“We came from dead identical backgrounds, very poor in adjoining states, and from a fecund mix of church music, country, and a lot of family singing. We brought that common origin story. I’ve been accused of writing melodies that are rangy. My songs modulate; they start in one key and end in another. Glen had the ability to sing what I wrote, and not everybody can. It’s past time to go back and look at Glen’s contribution’s to music, which have been sadly overlooked. 50 years of friendship and partnership. There was a lot of love on both sides that resulted in unsurpassable pop music. Glen and I touched the sky a couple of times.”

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John Lennon Talks About the Inspiration Behind Woman

WOMAN
Woman came about because, one sunny afternoon in Bermuda, it suddenly hit me. I saw what women do for us. Not just what my Yoko does for me, although I was thinking in those personal terms. Any truth is universal. If we’d made our album in the third person and called it Freda and Ada or Tommy and had dressed up in clown suits with lipstick and created characters other than us, maybe a Ziggy Stardust, would it be more acceptable? It’s not our style of art; our life is our art… Anyway, in Bermuda, what suddenly dawned on me was everything I was taking for granted. Women really are the other half of the sky, as I whisper at the beginning of the song. And it just sort of hit me like a flood, and it came out like that. The song reminds me of a Beatles track, but I wasn’t trying to make it sound like that. I did it as I did Girl many years ago. So this is the grown-up version of Girl.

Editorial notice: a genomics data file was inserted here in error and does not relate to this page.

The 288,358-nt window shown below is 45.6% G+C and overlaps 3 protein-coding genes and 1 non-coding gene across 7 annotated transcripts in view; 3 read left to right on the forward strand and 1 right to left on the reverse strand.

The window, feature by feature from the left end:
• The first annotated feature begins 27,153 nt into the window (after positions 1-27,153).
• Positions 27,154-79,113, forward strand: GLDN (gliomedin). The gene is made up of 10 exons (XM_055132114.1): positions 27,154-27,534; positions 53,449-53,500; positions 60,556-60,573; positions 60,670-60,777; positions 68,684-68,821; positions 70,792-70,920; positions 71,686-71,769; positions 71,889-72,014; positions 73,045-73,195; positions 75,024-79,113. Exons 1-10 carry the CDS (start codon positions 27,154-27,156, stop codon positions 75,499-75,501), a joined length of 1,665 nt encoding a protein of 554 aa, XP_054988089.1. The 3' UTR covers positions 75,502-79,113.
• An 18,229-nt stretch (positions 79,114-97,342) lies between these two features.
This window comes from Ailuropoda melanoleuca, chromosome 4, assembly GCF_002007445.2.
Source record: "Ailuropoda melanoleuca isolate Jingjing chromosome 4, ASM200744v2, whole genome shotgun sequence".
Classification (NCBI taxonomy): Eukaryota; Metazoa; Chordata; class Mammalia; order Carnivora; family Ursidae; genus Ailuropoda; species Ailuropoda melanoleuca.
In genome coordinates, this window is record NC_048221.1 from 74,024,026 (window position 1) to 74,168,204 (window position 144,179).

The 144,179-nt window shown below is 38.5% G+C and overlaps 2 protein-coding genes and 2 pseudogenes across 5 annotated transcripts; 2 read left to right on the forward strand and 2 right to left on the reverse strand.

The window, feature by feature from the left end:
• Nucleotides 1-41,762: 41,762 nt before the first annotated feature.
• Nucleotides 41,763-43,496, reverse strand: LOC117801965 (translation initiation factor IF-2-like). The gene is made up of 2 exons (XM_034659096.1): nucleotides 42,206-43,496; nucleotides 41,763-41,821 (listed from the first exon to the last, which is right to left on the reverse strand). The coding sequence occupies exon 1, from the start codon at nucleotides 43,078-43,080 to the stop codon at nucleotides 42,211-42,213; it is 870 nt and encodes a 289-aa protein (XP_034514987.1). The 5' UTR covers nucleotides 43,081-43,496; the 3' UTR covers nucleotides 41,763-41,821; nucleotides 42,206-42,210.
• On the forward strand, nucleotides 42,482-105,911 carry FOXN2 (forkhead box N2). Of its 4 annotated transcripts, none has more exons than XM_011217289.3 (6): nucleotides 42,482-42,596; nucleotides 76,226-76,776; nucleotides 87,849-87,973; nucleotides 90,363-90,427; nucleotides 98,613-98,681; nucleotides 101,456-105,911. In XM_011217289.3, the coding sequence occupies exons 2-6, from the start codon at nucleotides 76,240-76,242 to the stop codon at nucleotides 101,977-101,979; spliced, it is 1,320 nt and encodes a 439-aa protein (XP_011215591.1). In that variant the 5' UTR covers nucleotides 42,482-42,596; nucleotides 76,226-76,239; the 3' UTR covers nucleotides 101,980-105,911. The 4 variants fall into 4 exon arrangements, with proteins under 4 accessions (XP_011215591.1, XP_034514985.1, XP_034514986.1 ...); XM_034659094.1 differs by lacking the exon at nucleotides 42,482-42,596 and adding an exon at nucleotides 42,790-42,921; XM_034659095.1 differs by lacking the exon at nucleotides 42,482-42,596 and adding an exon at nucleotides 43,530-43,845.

-John Lennon, 1980

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Bumi Thomas

We met Bumi Thomas purely by fate.

Lost in the dark of the night on a recent trip to London we searched for the flat of our next interview.
Bumi was the only person in sight when we asked her where the address was and she coyly replied , “I think I know who you are looking for (with a smile we would soon recognize) follow me…” it turned out Bumi was the assistant to the subject we were searching for.